Alcohol and Depression Linked to Covid-19
- Alcohol consumption does not protect the person from COVID-19.
- Alcohol consumption weakens the body’s ability to fight infections, increasing the risk of complications and making it harder to get better if the person becomes sick.
- Alcohol use can increase the risk of acute respiratory distress syndrome and pneumonia, which are sometimes associated with COVID-19.
- Individuals drinking more alcohol during the Covid-19 pandemic has led to more suffering from depression and anxiety
- A lot of people were using alcohol as a means to cope with the lockdown and depression.
- Alcohol is a natural depressant. The anxiety they felt around Covid-19, that increased. The isolation didn’t help.
- Studies showed one in five people experienced depressive symptoms in early 2021, more than double the amount seen before the pandemic |5|.
Drinking Alcohol and Depression – A Vicious Cycle
Drinking regularly and heavily is one of the many symptoms of depression. although it can be hard to separate and distinguish the cause and effect. This means it’s not always easy to identify whether drinking alcohol causes an individual to experience symptoms of depression. What we know for sure is that alcohol affects several nerve-chemical systems within our bodies which are important in regulating our mood.
Studies show that depression can result from heavy drinking. And that stopping or reducing drinking can improve mood. In addition, medications prescribed for depression should not be mixed with alcohol. A lot of commonly prescribed anti-depressant medications tend to increase the risk of relapse to heavy drinking in people who are trying to cut down or abstain from alcohol, so antidepressants should be only taken with great caution and only when prescribed by your doctor.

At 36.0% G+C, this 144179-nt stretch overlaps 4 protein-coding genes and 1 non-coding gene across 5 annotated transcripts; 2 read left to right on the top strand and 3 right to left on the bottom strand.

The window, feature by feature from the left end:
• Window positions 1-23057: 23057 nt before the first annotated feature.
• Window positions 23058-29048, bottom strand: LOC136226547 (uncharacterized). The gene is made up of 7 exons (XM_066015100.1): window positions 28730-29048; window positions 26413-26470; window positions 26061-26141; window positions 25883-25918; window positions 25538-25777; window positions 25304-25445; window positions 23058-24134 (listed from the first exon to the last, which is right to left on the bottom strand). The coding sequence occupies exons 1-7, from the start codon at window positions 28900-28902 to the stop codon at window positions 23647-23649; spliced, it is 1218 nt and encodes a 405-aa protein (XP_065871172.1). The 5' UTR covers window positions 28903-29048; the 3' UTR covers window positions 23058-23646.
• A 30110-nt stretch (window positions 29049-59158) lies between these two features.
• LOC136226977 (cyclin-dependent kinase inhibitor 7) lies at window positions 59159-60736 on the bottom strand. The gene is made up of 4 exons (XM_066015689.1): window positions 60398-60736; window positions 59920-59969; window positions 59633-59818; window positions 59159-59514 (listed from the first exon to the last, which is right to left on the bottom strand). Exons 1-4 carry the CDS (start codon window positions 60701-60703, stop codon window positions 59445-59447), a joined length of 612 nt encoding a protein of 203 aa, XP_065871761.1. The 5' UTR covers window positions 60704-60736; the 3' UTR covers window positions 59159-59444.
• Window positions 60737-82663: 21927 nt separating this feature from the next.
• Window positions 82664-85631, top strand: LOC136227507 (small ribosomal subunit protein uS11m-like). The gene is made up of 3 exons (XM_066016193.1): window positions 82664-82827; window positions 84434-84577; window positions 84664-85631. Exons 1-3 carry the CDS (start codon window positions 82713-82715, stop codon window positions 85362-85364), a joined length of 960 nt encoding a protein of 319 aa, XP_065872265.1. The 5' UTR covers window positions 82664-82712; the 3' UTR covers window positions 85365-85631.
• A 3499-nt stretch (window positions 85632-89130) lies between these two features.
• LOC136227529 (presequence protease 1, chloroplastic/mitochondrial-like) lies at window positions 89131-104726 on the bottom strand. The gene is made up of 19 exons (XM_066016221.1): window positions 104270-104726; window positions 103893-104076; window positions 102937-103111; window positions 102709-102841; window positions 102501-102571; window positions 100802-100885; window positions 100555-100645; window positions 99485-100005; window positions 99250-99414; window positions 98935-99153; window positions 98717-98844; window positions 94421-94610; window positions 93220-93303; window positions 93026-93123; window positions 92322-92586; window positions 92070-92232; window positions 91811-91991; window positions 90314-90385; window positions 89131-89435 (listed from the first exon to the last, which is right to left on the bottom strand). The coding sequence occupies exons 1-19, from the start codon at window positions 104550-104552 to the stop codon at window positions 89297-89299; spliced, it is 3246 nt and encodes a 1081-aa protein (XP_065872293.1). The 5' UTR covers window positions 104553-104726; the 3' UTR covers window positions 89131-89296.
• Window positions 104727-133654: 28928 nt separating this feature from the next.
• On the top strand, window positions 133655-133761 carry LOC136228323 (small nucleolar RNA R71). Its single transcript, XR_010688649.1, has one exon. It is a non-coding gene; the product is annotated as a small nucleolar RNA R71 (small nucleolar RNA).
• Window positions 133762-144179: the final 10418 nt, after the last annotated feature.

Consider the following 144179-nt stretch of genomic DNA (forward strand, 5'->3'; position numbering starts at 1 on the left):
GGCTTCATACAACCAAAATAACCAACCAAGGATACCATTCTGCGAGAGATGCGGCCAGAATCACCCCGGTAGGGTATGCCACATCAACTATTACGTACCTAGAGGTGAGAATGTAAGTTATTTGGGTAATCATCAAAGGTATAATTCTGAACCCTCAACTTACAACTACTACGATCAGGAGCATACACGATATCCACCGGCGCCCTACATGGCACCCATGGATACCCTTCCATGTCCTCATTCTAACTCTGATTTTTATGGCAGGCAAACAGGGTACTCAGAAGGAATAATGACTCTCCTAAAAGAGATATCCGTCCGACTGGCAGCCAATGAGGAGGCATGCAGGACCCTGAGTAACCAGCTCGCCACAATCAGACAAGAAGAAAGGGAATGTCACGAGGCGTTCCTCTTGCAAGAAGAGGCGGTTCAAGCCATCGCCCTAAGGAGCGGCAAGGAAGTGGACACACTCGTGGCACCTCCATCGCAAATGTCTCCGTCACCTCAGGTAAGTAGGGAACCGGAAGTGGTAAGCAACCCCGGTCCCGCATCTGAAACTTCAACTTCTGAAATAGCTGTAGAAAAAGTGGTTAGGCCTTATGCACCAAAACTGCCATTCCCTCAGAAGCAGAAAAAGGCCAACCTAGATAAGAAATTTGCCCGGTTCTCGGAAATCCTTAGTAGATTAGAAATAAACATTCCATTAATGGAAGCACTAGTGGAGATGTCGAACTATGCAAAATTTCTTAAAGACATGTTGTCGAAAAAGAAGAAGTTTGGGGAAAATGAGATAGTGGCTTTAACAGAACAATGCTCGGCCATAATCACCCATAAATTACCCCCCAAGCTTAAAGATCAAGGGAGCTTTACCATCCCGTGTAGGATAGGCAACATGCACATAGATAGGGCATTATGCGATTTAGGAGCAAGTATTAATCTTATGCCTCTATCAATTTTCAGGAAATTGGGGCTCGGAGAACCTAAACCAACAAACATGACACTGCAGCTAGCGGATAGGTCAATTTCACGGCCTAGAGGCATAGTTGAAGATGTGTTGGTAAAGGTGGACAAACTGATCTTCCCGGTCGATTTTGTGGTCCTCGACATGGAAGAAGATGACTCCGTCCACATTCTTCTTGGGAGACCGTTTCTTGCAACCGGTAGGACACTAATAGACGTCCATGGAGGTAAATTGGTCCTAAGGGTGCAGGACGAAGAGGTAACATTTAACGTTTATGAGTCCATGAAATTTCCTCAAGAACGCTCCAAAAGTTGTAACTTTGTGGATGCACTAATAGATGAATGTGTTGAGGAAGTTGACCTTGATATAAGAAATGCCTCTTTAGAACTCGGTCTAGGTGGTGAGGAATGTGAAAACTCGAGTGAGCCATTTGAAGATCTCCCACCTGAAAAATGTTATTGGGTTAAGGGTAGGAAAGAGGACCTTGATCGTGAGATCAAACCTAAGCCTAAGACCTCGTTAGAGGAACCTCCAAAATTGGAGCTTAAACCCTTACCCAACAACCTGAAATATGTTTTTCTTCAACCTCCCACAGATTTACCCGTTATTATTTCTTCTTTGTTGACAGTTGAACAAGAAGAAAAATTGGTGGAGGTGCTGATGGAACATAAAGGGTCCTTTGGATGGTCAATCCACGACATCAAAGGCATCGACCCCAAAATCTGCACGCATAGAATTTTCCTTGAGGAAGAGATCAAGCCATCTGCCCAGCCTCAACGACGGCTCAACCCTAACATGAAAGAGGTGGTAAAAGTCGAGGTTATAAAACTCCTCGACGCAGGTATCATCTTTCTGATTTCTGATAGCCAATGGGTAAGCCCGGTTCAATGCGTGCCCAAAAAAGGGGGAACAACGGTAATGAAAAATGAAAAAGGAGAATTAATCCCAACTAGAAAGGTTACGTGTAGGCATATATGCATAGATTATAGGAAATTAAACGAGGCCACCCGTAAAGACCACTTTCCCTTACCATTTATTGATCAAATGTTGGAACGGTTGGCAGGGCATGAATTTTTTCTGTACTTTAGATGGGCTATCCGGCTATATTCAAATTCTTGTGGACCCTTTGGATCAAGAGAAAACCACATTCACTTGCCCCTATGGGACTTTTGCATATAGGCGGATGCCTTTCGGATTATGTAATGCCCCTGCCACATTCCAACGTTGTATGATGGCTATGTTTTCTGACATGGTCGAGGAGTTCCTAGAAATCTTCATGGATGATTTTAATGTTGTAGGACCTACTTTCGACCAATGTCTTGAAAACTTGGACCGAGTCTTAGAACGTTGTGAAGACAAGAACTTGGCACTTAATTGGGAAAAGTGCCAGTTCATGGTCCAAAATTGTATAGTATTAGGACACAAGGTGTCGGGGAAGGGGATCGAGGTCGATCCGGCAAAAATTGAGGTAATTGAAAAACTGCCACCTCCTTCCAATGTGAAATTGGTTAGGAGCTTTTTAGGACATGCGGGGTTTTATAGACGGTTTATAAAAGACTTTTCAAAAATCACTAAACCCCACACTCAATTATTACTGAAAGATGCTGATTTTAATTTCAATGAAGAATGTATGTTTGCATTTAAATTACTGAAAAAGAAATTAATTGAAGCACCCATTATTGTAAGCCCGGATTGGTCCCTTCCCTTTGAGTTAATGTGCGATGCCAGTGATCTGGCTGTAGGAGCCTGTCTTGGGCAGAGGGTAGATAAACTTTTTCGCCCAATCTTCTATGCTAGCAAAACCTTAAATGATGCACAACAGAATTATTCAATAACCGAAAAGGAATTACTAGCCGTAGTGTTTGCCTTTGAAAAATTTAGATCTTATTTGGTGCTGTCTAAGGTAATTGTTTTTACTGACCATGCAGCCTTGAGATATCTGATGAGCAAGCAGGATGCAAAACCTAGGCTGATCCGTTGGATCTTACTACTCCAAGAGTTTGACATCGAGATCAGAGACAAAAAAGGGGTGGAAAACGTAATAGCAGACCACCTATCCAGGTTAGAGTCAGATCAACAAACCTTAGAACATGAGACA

How Long Does Alcohol-Induced Depression Last?
The length of time of alcohol-induced depression can change widely. Generally speaking, depressive symptoms connected with alcohol-induced depression have been shown to improve significantly after the person abstained from alcohol for a certain amount of time, usually three to four weeks in most cases. However, studies also suggest that substance-induced depression can transform into independent depression if symptoms of depression persist following the person’s stopped consuming alcohol.
How Are They Diagnosed?
The doctor will likely conduct a psychological evaluation and a physical exam. These tests help them assess your risk factors for either condition. This multi-test approach will help them rule out other conditions that might account for the symptoms. Moreover, if an individual is diagnosed with one of these conditions, the doctor may ask about the symptoms of the other. This is a common part of diagnosis because both so frequently happen together. Alcohol rehab dual diagnosis is a great way to receive the help you are waiting for.
Find the Alcohol and Depression Treatment at We Level Up NJ
If you or someone you love is struggling with alcohol and depression disorder, get them the safest help they need and deserve. We Level Up NJ offers a safe and medically assisted Dual Diagnosis Alcohol and Depression Disorder Treatment. Contact our team today!
|1||2| SAMHSA – https://store.samhsa.gov/sites/default/files/d7/priv/sma16-5003.pdf
|3| NIAAA – https://pubs.niaaa.nih.gov/publications/arh40/109-117.htm
|4||5| CDC – https://www.cdc.gov/coronavirus/2019-ncov/daily-life-coping/stress-coping/alcohol-use.html